|The first excerpt represents the element of Air. It speaks of mental influences and the process of thought, and is drawn from The Merry Adventures of Robin Hood by Howard Pyle:
honored us today by coming to feast with us."
Then all doffed their hats humbly, without smiling or seeming to be in jest,
while Little John took the bridle rein and led the palfrey still deeper into
the forest, all marching in order, with Robin Hood walking beside the Sheriff,
hat in hand.
All this time the Sheriff said never a word but only looked
about him like one suddenly awakened from sleep; but when he found
himself going within the very depths of Sherwood his heart sank
within him, for he thought, "Surely my three hundred pounds
will be taken from me, even if they take not my life itself,
for I have plotted against their lives more than once."
The Merry Adventures of Robin Hood
|The second excerpt represents the element of Fire. It speaks of emotional influences and base passions, and is drawn from La Grenadiere by Honore de Balzac:
No one could see them without feeling touched by the way in which
Louis took care of Marie. There was an almost fatherly look in the
older boy's eyes; and Marie, child though he was, seemed to be full of
gratitude to Louis. They were like two buds, scarcely separated from
the stem that bore them, swayed by the same breeze, lying in the same
ray of sunlight; but the one was a brightly colored flower, the other
somewhat bleached and pale. At a glance, a word, an inflection in
their mother's voice, they grew heedful, turned to look at her and
listened, and did at once what they were bidden, or asked, or
recommended to do. Mme. Willemsens had so accustomed them to
understand her wishes and desires, that the three seemed to have their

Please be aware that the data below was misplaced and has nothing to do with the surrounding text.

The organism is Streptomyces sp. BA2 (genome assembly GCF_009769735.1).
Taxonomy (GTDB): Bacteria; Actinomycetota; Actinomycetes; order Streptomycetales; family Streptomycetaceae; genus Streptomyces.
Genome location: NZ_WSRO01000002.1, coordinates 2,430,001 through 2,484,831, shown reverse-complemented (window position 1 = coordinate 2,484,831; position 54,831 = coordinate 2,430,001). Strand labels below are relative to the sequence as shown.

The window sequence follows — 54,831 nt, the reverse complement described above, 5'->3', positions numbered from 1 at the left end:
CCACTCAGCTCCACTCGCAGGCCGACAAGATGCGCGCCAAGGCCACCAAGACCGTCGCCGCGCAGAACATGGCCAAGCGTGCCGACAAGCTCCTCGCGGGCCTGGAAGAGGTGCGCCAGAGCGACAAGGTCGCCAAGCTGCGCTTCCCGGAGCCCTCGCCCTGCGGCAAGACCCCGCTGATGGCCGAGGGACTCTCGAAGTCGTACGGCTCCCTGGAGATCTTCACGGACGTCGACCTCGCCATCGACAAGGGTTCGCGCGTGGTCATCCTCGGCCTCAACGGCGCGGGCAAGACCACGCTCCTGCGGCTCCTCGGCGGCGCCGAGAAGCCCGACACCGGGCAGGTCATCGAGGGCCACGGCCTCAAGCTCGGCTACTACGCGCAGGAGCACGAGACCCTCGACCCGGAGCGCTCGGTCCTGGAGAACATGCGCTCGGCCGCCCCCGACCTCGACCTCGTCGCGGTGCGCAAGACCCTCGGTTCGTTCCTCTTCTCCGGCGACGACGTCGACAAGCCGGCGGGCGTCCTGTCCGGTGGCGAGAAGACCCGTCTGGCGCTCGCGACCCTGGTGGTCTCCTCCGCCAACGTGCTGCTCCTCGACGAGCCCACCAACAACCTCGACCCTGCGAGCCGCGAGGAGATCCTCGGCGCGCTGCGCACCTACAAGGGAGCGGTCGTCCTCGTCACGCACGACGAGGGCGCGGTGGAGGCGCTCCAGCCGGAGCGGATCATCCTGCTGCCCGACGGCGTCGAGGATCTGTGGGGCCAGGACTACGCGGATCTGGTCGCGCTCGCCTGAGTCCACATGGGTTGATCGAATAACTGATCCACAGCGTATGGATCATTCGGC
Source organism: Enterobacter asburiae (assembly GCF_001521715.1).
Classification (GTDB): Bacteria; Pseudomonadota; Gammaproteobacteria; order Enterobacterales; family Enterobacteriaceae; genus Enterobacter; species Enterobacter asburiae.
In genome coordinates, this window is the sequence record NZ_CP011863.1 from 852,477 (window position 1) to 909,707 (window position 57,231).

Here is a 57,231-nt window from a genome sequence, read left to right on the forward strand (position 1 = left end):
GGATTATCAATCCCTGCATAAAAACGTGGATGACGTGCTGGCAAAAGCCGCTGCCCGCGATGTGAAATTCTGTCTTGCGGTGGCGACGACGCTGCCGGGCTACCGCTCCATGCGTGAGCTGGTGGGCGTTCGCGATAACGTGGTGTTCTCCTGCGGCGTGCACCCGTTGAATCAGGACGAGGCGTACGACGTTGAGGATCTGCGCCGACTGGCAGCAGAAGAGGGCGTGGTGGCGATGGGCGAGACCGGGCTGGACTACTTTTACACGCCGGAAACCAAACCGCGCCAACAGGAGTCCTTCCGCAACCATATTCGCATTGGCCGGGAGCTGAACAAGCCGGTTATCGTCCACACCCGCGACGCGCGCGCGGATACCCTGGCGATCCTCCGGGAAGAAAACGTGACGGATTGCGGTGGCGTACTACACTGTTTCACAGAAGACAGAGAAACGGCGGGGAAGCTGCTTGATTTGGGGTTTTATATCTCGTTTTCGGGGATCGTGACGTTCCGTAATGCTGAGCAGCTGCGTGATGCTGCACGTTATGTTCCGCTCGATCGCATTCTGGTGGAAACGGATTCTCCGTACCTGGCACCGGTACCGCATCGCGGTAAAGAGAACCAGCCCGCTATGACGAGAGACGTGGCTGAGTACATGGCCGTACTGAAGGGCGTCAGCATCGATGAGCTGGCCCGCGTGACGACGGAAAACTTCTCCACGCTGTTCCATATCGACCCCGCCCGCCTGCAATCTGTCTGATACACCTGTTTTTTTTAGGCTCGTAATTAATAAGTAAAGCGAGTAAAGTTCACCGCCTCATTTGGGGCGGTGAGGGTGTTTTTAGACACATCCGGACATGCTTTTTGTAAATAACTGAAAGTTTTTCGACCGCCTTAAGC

|The third excerpt represents the element of Water. It speaks of pure spiritual influences and feelings of love, and is drawn from Dream Life and Real Life by Olive Schreiner:
woman; whether she could not perhaps make his life as perfect as you?" she
"Oh, no woman ever could be to him what I would be. I would live for him.
He belongs to me." She bent herself forward, not crying, but her shoulders
moving. "It is such a terrible thing to be a woman, to be able to do
nothing and say nothing!"
The woman put her hand on her shoulder; the younger woman looked up into
her face; then the elder turned away and stood looking into the fire.
There was such quiet, you could hear the clock tick above the writing-
The woman said: "There is one thing I can do for you. I do not know if it
|The fourth excerpt represents the element of Earth. It speaks of physical influences and the impact of the unseen on the visible world, and is drawn from The Spirit of the Border by Zane Grey:
shivered with dread. The quiet and gloom of the forest; these fierce, wild
creatures, free in the heart of their own wilderness yet menaced by a foe, and
that strange French phrase which kept recurring in his mind--all had the
effect of conjuring up giant shadows in Joe's fanciful mind. During all his
life, until this moment, he had never feared anything; now he was afraid of
the darkness. The spectral trees spread long arms overhead, and phantom forms
stalked abroad; somewhere out in that dense gloom stirred this mysterious
foe--the "Wind of Death."
Nevertheless, he finally slept. In the dull-gray light of early morning the
Indians once more took up the line of march toward the west. They marched all
that day, and at dark halted to eat and rest. Silvertip and another Indian
The Spirit of the Border